Closing Rings Neatly
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Joined: October 14, 2018
Posts: 5
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Location: UK

Closing Rings Neatly
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Posted on Sun Oct 14, 2018 8:17 pm
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Hi,

I'm brand new at weaving chainmail, and I'm already hooked, having got the hang of 4-in-1 sheet and Byzantium chain (I need more rings now...) However I'm wondering if anyone has tips on how to neatly close rings? Does it depend on the rings in the first place or plier used, or just technique?

I'm hoping to sell jewellery eventually, so any tips would be handy!

Joined: August 05, 2010
Posts: 601
Submissions: 28
Location: Bar Harbor, ME, USA

Re: Closing Rings Neatly
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Posted on Sun Oct 14, 2018 9:30 pm
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Xarra wrote:
Does it depend on the rings in the first place or plier used, or just technique?


Yes, to all 3.

Rings:
Cut type matters.
You can't really close pinch cut rings, you can only really "align" them. They'll look like >< at best.
Shear cut rings can be closed, but you will still be able to see where the join is.
Saw cut rings are generally considered "top quality", because if you use good technique, the closure can be nearly invisible.

Pliers:
Some give better leverage than others, which makes closing them much easier.
Quite a few people prefer flat nosed pliers because you get much more control compared to say linesman pliers.
Some users even go so far to modify existing pliers to be fully customized for knitting maille.

Technique:
I know it's not very helpful to say, but you'll learn what best fits your knitting style. Some good basic techniques for opening and closing rings can be found here: Link.


while(!project.isFinished())
project.addRing();
// Maille Code V2.0 T7.1 R5.6 Eo.n Fper MFe.s Wsm Caws G0.8-1.6 I2.4-8.0 Pn Dcdejst Xw1 S07

Joined: July 17, 2009
Posts: 451
Submissions: 76
Location: Denver, Colorado

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Posted on Mon Oct 15, 2018 1:50 pm
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I agree quality of rings helps, but you must still learn the pliers skills - good rings alone will not close themselves (sadly). Pliers Skills come primarily from practice. After 10,000 closures, you will be better than you are today.

I would recommend using copper alloys to start for practice. Copper bends easily and stays bent (less springy) than other metals. Aluminum is good for practice too. Avoid stainless and titanium for learning.

Metal temper is an advanced topic I won't go into for you right now. If buying rings, look for "soft temper" (or "medium"), and avoid "spring hard". You will use "hard temper" later so your work holds together strong, but not for practice.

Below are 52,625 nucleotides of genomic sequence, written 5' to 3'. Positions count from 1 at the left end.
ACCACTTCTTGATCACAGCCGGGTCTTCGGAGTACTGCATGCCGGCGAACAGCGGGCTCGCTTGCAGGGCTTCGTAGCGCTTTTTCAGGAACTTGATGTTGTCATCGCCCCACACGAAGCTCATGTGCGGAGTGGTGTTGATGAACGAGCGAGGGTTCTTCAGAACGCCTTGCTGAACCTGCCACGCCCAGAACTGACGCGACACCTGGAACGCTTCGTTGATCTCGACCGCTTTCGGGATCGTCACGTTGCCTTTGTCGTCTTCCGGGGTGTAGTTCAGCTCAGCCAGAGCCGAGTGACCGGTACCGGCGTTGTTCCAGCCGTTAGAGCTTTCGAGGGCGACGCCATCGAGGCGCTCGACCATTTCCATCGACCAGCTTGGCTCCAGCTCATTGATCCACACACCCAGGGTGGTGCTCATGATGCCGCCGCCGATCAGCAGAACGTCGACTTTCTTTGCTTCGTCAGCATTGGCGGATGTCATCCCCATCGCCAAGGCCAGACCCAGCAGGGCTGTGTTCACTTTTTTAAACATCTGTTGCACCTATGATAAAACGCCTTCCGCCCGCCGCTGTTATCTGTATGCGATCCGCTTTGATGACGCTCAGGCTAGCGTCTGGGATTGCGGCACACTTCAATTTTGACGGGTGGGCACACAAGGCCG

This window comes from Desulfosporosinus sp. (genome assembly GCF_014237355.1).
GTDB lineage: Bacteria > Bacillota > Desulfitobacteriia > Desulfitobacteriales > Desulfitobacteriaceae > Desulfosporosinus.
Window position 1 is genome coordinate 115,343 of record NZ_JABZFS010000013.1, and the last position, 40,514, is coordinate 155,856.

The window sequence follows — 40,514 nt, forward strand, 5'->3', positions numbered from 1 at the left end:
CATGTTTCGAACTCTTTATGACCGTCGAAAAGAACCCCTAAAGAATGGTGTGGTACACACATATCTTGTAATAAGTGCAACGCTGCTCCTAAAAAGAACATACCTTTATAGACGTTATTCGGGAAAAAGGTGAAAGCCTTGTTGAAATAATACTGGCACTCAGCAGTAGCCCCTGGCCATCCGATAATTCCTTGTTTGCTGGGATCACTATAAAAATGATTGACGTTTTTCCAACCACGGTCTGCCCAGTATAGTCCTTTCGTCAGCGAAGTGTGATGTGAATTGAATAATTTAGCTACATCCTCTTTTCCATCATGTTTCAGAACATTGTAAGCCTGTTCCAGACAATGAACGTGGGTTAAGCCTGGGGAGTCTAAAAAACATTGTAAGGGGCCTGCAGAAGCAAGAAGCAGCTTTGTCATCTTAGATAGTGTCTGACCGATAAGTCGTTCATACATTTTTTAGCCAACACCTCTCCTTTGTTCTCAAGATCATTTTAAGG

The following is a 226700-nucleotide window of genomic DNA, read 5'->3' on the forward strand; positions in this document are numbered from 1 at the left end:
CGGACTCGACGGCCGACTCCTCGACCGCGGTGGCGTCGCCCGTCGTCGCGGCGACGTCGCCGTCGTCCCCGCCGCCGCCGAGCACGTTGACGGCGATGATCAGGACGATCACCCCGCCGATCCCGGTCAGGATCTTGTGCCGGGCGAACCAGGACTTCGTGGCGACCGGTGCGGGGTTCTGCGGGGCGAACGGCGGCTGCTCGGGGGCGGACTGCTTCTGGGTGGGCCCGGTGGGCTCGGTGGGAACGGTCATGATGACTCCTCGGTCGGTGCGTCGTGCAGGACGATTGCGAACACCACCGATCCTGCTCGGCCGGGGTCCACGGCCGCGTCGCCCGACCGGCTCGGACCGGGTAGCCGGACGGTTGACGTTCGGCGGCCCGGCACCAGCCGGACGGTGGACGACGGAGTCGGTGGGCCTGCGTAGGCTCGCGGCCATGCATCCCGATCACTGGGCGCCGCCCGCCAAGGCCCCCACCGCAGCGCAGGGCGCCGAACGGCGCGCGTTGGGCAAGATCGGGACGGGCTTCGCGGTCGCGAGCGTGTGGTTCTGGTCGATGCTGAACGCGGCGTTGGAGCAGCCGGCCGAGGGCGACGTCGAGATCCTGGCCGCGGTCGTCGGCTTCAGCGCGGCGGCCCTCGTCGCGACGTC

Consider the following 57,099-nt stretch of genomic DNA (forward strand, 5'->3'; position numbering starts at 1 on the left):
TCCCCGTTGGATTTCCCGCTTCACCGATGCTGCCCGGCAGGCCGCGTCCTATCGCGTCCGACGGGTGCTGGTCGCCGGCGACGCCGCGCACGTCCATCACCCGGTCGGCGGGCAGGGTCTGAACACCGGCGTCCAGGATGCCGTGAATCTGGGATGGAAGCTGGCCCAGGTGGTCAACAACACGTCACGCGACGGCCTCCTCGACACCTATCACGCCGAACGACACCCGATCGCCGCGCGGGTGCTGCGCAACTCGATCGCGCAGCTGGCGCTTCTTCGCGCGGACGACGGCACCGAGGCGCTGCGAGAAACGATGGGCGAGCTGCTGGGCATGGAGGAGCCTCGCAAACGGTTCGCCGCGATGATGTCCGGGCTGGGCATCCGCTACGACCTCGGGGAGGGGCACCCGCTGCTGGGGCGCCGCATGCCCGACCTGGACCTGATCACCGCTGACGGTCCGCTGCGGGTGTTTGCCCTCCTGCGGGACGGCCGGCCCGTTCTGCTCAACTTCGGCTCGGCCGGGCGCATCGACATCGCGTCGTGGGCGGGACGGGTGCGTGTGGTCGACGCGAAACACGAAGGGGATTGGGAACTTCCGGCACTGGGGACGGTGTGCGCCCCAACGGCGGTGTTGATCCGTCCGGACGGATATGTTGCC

Saw cut is best, but most expensive. Pinch cut is cheap, and looks cheap (bad for learning). TRL's "machine cut" (shear cut) rings are worth a mention, they tend to snap into place when you get it lined up. Medium quality, medium price, better for learning than pinch cut.

Try to close your ring in one try. Fiddling with it to adjust the closure just makes it worse. If you don't like the way it looks, toss it aside and try again with a new ring. You will get better with practice.

If you want to make jewelry, then you need to learn to close saw cut rings. Link some close up pictures of your closures and we can give you some more specific pointers. Cutters



Joined: March 27, 2002
Posts: 3490
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Re: Closing Rings Neatly
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Posted on Tue Oct 16, 2018 1:04 pm
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Welcome and well come, Xarra.

Xarra wrote:
. . . I'm wondering if anyone has tips on how to neatly close rings? Does it depend on the rings in the first place or plier used, or just technique?

I'm hoping to sell jewellery eventually, so any tips would be handy!

With any sort of cut, even the >< using this tool Cutters , a tighter closure more resistant to doing the Chinese Puzzle Trick and coming unwoven again is to butt the ends not point to point as above, but shove 'em together in such a way as to make them meet facet to facet, the points ending up overlapping, one to the outside of the link and one to the inside. Turning the ASCII sketch 90 degrees, the beveled pinch cut ends up closed like this: /\\/ -- there's metal all the way around the link that way, and no air gap; the facets can be made to press together just as with other cuts by the same twist and shove method. In this technique, one accepts a link that is slightly out of round. It's more acceptable for pieces intended for armor (hundreds or thousands of links per) than for jewelry -- shirts, sleeves-of-mail, and other war stuff. The riveted links genuinely used for that work, very strong and fairly lightweight, also ended up having an imperfection to their circularity, a thickened bump where the rivet join was. For armor-type work as with the Creative Anachronists' mailcraft, humble but sturdy galvanized steel wire is the usual material. Nearly all that stuff is pinch-cut. Cutters Pinch cut has the advantage of being the fastest homemade hand cutting technique, at up to two links per second. Home cutters seldom sustain this cutting cyclic rate, but they can do bursts of it. Good with TV watching.

Perhaps the ultimate jewelry mailling material of affordable price is silver wire. This may be silver soldered and make the join disappear altogether, using medium or hard silver solder and flux. Silver wire is dead-soft anyway and needs all the help it can possibly get to stay together.


'The Minstrel Boy to the War is gone...'

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